Page 7: Royal Dutch Shell and PetroChina have agreed to a deal likely to be worth at least $20 billion to supply liquefied natural gas to China from gas fields including Gorgon, off WA's North West.

Page 9: A first glance of the multi-million-dollar WACA Ground redevelopment will be unveiled today.

Page 10: The building industry watchdog should take action against workers who stop work unlawfully for a national strike next Tuesday, Colin Barnett said yesterday.

Page 11: The mining and construction industries say new projects will be paralysed by the Rudd government's workplace laws because of the threat of industrial action if an employment agreement with multiple unions cannot be struck.

Up-market retailer David Jones will build a new store at Whitford City shopping centre in Hillarys by 2012 and has unveiled plans to redevelop its Karrinyup store in a bid to boost its presence in WA.

Business: Shocked Rio Tinto shareholders last night wiped $21 billion off the miner's market value after BHP Billiton ended its long and bitter takeover pursuit.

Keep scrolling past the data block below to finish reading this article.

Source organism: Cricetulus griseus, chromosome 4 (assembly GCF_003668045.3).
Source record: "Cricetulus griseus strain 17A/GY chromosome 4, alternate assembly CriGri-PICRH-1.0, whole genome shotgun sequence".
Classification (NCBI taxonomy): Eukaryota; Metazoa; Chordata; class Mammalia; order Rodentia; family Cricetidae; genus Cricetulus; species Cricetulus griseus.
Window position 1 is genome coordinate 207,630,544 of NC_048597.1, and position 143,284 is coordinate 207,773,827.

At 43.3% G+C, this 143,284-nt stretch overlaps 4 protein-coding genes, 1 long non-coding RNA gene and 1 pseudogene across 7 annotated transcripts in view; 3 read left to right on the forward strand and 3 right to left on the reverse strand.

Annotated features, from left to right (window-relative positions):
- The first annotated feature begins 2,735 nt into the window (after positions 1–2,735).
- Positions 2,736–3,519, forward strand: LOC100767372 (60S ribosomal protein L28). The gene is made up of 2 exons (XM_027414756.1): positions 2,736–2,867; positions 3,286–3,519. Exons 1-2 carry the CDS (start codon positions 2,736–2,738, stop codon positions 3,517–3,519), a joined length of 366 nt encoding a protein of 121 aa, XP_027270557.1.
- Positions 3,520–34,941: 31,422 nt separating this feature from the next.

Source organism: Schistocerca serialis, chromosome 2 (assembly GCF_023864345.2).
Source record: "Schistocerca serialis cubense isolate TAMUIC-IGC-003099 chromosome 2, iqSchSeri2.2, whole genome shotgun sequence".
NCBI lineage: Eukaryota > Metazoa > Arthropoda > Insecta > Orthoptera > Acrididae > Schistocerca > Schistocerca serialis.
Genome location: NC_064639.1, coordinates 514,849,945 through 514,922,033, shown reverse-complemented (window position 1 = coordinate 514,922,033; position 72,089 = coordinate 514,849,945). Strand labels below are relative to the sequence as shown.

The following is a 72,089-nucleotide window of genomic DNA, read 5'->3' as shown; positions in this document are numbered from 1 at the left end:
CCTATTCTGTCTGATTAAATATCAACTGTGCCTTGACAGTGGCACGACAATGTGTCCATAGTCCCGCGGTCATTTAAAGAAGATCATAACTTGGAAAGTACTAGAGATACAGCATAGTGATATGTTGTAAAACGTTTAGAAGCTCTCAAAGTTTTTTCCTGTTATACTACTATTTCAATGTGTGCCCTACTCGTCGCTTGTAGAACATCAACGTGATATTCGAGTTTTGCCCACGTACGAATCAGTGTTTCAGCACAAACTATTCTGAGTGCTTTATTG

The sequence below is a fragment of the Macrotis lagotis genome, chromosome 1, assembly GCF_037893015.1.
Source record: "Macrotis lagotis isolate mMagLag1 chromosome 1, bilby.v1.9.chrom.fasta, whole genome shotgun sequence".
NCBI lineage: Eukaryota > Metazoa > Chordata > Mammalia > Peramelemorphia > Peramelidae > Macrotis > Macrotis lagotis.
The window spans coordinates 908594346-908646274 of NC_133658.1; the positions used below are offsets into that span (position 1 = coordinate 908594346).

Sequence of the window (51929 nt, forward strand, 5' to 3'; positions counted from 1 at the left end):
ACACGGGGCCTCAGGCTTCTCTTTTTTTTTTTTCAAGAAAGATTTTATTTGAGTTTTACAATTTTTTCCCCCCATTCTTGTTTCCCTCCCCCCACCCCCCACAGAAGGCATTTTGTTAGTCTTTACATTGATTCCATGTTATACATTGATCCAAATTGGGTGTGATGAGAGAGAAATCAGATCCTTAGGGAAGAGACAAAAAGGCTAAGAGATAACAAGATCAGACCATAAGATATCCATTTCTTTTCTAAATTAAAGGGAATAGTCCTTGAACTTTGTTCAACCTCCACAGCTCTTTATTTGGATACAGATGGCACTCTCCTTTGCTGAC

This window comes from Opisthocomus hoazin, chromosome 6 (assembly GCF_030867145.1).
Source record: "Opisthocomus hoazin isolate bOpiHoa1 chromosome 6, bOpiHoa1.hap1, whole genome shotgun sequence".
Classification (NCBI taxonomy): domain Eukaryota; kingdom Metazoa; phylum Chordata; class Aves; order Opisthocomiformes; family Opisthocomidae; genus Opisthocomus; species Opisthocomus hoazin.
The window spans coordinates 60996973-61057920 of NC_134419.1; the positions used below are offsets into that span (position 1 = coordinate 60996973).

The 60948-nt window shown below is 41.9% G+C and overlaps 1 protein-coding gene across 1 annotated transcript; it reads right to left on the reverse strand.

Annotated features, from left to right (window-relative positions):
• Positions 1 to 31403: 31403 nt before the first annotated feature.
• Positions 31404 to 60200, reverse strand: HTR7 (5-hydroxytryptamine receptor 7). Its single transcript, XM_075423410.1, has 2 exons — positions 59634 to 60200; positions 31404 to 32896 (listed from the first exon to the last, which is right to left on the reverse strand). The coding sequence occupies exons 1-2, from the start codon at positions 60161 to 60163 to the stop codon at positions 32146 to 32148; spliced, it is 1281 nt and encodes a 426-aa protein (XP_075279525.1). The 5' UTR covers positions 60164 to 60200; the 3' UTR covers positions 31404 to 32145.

BHP Billiton has shrugged off global turmoil and falling demand for iron ore to push ahead with its $7.35 billion Pilbara expansion in a major boost for WA and the region's next crop of miners.

Perth lawyer Shane Brennan was dumped from uranium explorer Aurium Resources' board after a showdown between opposing camps at a heated annual meeting yesterday.

Investors dumped Harvey Norman shares yesterday after the electronics and furniture retailer topped off yet another gloomy sales update with news its first-quarter earnings had fallen by a worse-than-expected 31.5 per cent.

Billionaire Roman Abramovich has placed the 12 per cent Cape Lambert Iron Ore stake held by his heavily indebted Russian steel giant Evraz on the market in a desperate attempt to offload non-core assets.

CBH Resources' hostile bid for Perilya has turned more hostile after the zinc and lead target appealed to the Takeovers Panel to intervene over what it said were deficiencies in CBH's bidder's statement.

OZ Minerals has been forced to dump its high-growth profile and plan for a stripped down future in order to weather the commodity price slump and credit crisis.

A major slump in international travel has forced Qantas to slash its profit forecast by almost 64 per cent compared with last year's record result and make further cuts to its capacity.

THE AUSTRALIAN FINANCIAL REVIEW: